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Subacute Thyroiditis

(Granulomatous Thyroiditis; de Quervain Thyroiditis; Giant Cell Thyroiditis)

by Jerome M. Hershman, MD

Subacute thyroiditis (granulomatous thyroiditis) is acute inflammation of the thyroid, probably caused by a virus.

Subacute thyroiditis usually begins suddenly. In this disorder, inflammation causes the thyroid gland to release excessive amounts of thyroid hormones, resulting in hyperthyroidism (see Hyperthyroidism), almost always followed by transient hypothyroidism (see Hypothyroidism) and finally normal thyroid function.

Symptoms

Subacute thyroiditis often follows a viral illness and begins with what many people call a sore throat but actually proves to be neck pain localized to the thyroid. Many people with subacute thyroiditis feel extremely tired. The thyroid gland becomes increasingly tender, and the person usually develops a low-grade fever (99 to 101° F [37 to 38º C]). The pain may shift from one side of the neck to the other, spread to the jaw and ears, and hurt more when the head is turned or when the person swallows. Subacute thyroiditis is often mistaken at first for a dental problem or a throat or ear infection.

Diagnosis

The diagnosis of subacute thyroiditis is made based on a person's symptoms and the results of the examination and thyroid function tests (see Thyroid function tests).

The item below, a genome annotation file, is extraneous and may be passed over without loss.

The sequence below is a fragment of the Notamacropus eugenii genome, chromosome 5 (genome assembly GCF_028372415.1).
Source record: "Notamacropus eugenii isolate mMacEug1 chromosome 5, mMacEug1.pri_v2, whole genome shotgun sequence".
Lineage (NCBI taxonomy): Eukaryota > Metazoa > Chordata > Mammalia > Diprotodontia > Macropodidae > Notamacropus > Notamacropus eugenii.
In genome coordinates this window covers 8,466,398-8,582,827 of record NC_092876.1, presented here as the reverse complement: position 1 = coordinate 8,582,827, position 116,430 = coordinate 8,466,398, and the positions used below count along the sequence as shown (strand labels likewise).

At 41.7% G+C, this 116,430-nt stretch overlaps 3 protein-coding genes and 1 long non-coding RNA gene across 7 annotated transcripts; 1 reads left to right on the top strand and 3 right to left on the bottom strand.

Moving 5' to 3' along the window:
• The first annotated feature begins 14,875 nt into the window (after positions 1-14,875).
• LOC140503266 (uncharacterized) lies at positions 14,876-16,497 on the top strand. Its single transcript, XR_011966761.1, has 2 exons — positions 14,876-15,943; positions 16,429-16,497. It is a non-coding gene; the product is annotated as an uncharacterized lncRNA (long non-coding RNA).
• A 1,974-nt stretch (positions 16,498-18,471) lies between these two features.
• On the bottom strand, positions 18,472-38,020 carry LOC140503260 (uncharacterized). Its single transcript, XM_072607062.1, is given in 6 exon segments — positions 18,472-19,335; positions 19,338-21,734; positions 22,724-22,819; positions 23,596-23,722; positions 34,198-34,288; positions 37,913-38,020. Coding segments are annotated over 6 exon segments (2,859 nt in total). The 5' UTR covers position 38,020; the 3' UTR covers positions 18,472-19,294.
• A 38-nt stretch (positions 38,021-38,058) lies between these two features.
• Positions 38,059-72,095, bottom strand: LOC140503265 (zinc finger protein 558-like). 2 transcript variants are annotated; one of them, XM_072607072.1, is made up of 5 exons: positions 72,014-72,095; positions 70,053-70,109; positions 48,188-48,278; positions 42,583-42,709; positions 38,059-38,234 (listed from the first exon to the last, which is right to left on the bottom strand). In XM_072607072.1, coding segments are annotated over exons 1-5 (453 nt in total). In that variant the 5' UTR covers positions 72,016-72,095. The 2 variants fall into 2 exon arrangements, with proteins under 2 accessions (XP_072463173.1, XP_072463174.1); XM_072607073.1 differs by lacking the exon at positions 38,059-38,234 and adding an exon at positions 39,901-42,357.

Treatment

Most people recover completely from this type of thyroiditis. Generally the thyroiditis resolves by itself within a few months, but sometimes it comes back or, more rarely, damages enough of the thyroid gland to cause permanent hypothyroidism.

Aspirin or other nonsteroidal anti-inflammatory drugs (NSAIDs) can relieve the pain and inflammation. In severe cases, doctors may recommend corticosteroids, such as prednisone, which are gradually decreased over 6 to 8 weeks. When corticosteroids are discontinued abruptly or too early, symptoms often return in full force. When symptoms of hyperthyroidism are severe, a beta-blocker may be recommended.

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